The Carpenters Estate was a popular estate, close to Stratford station and the town centre, and was viewed by the council as a prime opportunity for highly profitable redevelopment schemes, wanting to demolish the estate which is well-planned and in good condition. Focus E15 led opposition that in 2013 ended plans for UCL to set up a new campus here and have constantly urged the council to bring back people to the estate where despite a critical housing shortage in the borough, 400 good homes had been kept empty for over 10 years. The march ended with a ‘hands around the Carpenters Estate’ solidarity event against decanting, demolition and social cleansing.

More pictures at Fire Risk Tower Blocks.


All photographs on this and my other sites, unless otherwise stated, are taken by and copyright of Peter Marshall, and are available for reproduction or can be bought as prints.


Maida Hill & Elgin, 1988

Wednesday, May 26th, 2021

Prince of Wales Cinema, Bingo Hall, 331 Harrow Rd,  Westbourne Park, Westminster, 1988  88-3a-12-positive_2400
Prince of Wales Cinema, Bingo Hall, 331 Harrow Rd, Westbourne Green, Westminster, 1988

Although most Londoners will have heard of Maida Vale, few will have heard of Maida Hill, and those that have will probably – like me – be very unsure of where it changes to Westbourne Green or West Kilburn. Many of the old London district names have more or less disappeared, and estate agents take remarkable liberties with the boundaries of areas they feel are currently more upmarket.

Harrow Rd,  Westbourne Park, Westminster, 1988  88-3a-13-positive_2400
Harrow Rd, Westbourne Green, Westminster, 1988

Part of the reason for this is increased mobililty, particularly in those areas of London were many live in private rented accomodation, often with short-term leases or where for various reasons tenants often move very frequently. Most of the inner London boroughs were developed by before the First World War, and grew up first around the old named village centres – and later around the railway stations, underground stations and tram routes.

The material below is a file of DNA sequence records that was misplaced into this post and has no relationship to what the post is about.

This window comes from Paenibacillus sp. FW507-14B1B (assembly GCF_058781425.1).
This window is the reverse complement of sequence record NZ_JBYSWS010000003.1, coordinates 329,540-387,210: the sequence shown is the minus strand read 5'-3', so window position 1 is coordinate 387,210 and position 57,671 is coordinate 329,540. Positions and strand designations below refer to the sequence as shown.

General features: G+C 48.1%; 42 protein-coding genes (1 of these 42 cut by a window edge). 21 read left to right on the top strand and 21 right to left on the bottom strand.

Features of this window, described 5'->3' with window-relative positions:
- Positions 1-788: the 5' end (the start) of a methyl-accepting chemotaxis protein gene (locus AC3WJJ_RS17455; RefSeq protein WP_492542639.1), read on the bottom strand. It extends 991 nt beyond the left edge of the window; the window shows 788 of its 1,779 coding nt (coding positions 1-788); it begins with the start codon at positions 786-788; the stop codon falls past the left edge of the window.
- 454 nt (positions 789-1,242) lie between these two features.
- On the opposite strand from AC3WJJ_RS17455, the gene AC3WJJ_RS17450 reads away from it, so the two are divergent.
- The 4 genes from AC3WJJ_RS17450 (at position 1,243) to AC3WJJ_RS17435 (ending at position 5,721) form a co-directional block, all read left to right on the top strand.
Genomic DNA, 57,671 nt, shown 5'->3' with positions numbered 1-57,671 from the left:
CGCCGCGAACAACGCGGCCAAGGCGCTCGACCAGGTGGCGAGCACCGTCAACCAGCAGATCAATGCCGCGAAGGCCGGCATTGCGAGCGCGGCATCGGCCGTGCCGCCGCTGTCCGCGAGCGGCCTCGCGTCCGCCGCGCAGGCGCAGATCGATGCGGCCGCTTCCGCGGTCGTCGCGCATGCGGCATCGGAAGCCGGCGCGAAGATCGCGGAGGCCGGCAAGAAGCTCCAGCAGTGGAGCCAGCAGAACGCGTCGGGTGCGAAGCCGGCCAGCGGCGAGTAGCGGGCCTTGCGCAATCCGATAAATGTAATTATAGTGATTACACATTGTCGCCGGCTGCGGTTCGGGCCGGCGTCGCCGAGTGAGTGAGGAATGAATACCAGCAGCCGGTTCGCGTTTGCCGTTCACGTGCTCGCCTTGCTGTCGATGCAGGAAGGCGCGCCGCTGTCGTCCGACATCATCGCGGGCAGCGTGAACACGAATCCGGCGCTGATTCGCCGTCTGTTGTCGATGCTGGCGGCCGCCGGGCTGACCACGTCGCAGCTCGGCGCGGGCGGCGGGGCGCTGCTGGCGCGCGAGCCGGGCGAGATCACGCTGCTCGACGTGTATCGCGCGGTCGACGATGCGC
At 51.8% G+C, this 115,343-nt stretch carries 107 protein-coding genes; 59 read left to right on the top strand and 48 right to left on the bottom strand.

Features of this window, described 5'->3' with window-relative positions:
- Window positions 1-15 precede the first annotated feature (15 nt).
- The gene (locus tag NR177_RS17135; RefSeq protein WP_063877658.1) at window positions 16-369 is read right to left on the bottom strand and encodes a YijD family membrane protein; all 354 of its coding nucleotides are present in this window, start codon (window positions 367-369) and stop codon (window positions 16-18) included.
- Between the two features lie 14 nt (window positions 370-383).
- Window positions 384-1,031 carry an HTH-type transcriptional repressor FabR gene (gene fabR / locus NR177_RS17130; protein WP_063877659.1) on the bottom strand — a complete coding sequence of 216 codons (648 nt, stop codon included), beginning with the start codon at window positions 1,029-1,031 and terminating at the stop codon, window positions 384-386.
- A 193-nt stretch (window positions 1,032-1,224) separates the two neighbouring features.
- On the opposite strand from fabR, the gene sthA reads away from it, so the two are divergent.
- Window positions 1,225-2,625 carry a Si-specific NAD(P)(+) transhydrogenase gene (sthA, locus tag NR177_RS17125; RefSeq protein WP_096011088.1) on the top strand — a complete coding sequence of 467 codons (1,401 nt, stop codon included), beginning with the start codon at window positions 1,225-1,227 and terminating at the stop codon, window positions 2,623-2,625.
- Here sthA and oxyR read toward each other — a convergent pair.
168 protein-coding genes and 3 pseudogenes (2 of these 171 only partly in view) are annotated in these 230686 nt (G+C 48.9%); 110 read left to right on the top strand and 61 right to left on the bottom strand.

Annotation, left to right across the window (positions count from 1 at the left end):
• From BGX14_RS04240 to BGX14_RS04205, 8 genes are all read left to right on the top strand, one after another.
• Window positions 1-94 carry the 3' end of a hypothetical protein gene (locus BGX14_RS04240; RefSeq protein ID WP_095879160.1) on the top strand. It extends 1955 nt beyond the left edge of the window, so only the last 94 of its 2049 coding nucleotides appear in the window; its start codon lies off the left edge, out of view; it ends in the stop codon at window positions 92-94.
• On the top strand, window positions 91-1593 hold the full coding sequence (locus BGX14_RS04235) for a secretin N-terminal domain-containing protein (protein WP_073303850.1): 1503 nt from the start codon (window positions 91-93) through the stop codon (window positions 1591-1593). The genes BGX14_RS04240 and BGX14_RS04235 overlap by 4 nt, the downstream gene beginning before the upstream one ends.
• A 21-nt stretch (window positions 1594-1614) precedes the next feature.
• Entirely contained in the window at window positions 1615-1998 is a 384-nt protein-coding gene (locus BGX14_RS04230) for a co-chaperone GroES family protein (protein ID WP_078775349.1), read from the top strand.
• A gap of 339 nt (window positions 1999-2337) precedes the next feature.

Shops, Harrow Rd, Maida Hill, Westminster, 1988 88-3a-43-positive_2400
Shops, Harrow Rd, Maida Hill, Westminster, 1988

People know Maida Vale mainly because it has an Underground Station – something Maida Hill lacks. And most – including myself – tend to forget that the area is Westbourne Green and call it after its station, Westbourne Park. The ease of travel – by rail, bus and bike, and later by car loosened the links of people to their native villages and of course many more came into the new houses in London from other parts of the country, and later the world.

Walterton Rd, Elgin Ave, Maida Hill, Westminster, 1988 88-3b-66-positive_2400
Walterton Rd, Elgin Ave, Maida Hill, Westminster, 1988

I grew up in the town on the edge of London where my father had been born in 1899. He’d worked elsewhere – including a couple of years when the army and air force took him to France and Germany, but had also commuted to various jobs in towns and areas around, including Kew, Guildford and Harrow thanks to buses or a motorbike. But back in the 1950s when I walked down the main road with him he would still be greeting almost everyone we met by name.

Walterton Rd, Elgin Ave, Maida Hill, Westminster, 1988 88-3a-16-positive_2400
Walterton Rd, Elgin Ave, Maida Hill, Westminster, 1988

Captioning my photographs, even those where I know exactly where they were taken, I often have difficulty in deciding the name of the district in which they were taken. Sometimes I come back to one later and change my mind. Deciding which London Borough they are in is generally easier – the borough boundaries are marked by lines on maps, although sometimes, particularly where the boundary runs down the centre of a road I give both if I’m unsure what side of the road it is on. A minor confusion is that some London boroughs share a name with a district which is a part of them. I could write things like Camden, Camden, but it seems redundant to repeat it.

The Elgin Estate is possibly in Paddington, North Paddington or in Maida Hill, though the area is also sometimes simply referred to by the major road it is close to, the Harrow Road. When I put these pictures on-line I chose Maida Hill, simply because this was printed closer on the street map I was using.

Elgin Estate, Elgin Ave, Harrow Rd, Maida Hill, Westminster, 1988 88-3a-21-positive_2400
Elgin Estate, Elgin Ave, Harrow Rd, Maida Hill, Westminster, 1988

The triangle between Harrow Road, Elgin Avenue, and Chippenham Road contained some of the areas worst housing and the Greater London Council demolished these and built 300 maisonettes and flats in what was originally called the Walterton Road estate but later renamed the Elgin Estate. Started in 1966, the first tenants moved in in 1968.